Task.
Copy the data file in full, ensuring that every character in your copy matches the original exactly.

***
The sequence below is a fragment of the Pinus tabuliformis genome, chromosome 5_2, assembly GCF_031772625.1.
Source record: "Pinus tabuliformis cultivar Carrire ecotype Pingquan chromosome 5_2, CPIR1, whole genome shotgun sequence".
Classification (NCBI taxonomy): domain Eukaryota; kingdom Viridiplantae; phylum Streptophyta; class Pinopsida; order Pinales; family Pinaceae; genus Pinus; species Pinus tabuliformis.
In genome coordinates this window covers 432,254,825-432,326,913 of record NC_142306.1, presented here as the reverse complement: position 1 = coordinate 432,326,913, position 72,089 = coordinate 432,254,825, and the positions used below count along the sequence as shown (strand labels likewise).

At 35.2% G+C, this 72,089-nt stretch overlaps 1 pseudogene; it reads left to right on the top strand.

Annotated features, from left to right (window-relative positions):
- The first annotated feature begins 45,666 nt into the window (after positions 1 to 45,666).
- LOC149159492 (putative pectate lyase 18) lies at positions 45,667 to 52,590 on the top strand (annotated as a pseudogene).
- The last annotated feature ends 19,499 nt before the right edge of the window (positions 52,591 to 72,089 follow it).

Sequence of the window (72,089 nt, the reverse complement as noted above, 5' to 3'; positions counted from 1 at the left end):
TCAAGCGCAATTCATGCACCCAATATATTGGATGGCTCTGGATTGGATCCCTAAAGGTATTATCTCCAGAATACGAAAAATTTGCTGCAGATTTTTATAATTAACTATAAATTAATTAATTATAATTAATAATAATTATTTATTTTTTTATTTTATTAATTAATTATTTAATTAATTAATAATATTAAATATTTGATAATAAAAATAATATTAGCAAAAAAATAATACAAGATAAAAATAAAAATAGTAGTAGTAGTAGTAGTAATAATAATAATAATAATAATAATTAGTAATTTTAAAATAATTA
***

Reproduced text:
The sequence below is a fragment of the Pinus tabuliformis genome, chromosome 5_2, assembly GCF_031772625.1.
Source record: "Pinus tabuliformis cultivar Carrire ecotype Pingquan chromosome 5_2, CPIR1, whole genome shotgun sequence".
Classification (NCBI taxonomy): domain Eukaryota; kingdom Viridiplantae; phylum Streptophyta; class Pinopsida; order Pinales; family Pinaceae; genus Pinus; species Pinus tabuliformis.
In genome coordinates this window covers 432,254,825-432,326,913 of record NC_142306.1, presented here as the reverse complement: position 1 = coordinate 432,326,913, position 72,089 = coordinate 432,254,825, and the positions used below count along the sequence as shown (strand labels likewise).

At 35.2% G+C, this 72,089-nt stretch overlaps 1 pseudogene; it reads left to right on the top strand.

Annotated features, from left to right (window-relative positions):
- The first annotated feature begins 45,666 nt into the window (after positions 1 to 45,666).
- LOC149159492 (putative pectate lyase 18) lies at positions 45,667 to 52,590 on the top strand (annotated as a pseudogene).
- The last annotated feature ends 19,499 nt before the right edge of the window (positions 52,591 to 72,089 follow it).

Sequence of the window (72,089 nt, the reverse complement as noted above, 5' to 3'; positions counted from 1 at the left end):
TCAAGCGCAATTCATGCACCCAATATATTGGATGGCTCTGGATTGGATCCCTAAAGGTATTATCTCCAGAATACGAAAAATTTGCTGCAGATTTTTATAATTAACTATAAATTAATTAATTATAATTAATAATAATTATTTATTTTTTTATTTTATTAATTAATTATTTAATTAATTAATAATATTAAATATTTGATAATAAAAATAATATTAGCAAAAAAATAATACAAGATAAAAATAAAAATAGTAGTAGTAGTAGTAGTAATAATAATAATAATAATAATAATTAGTAATTTTAAAATAATTA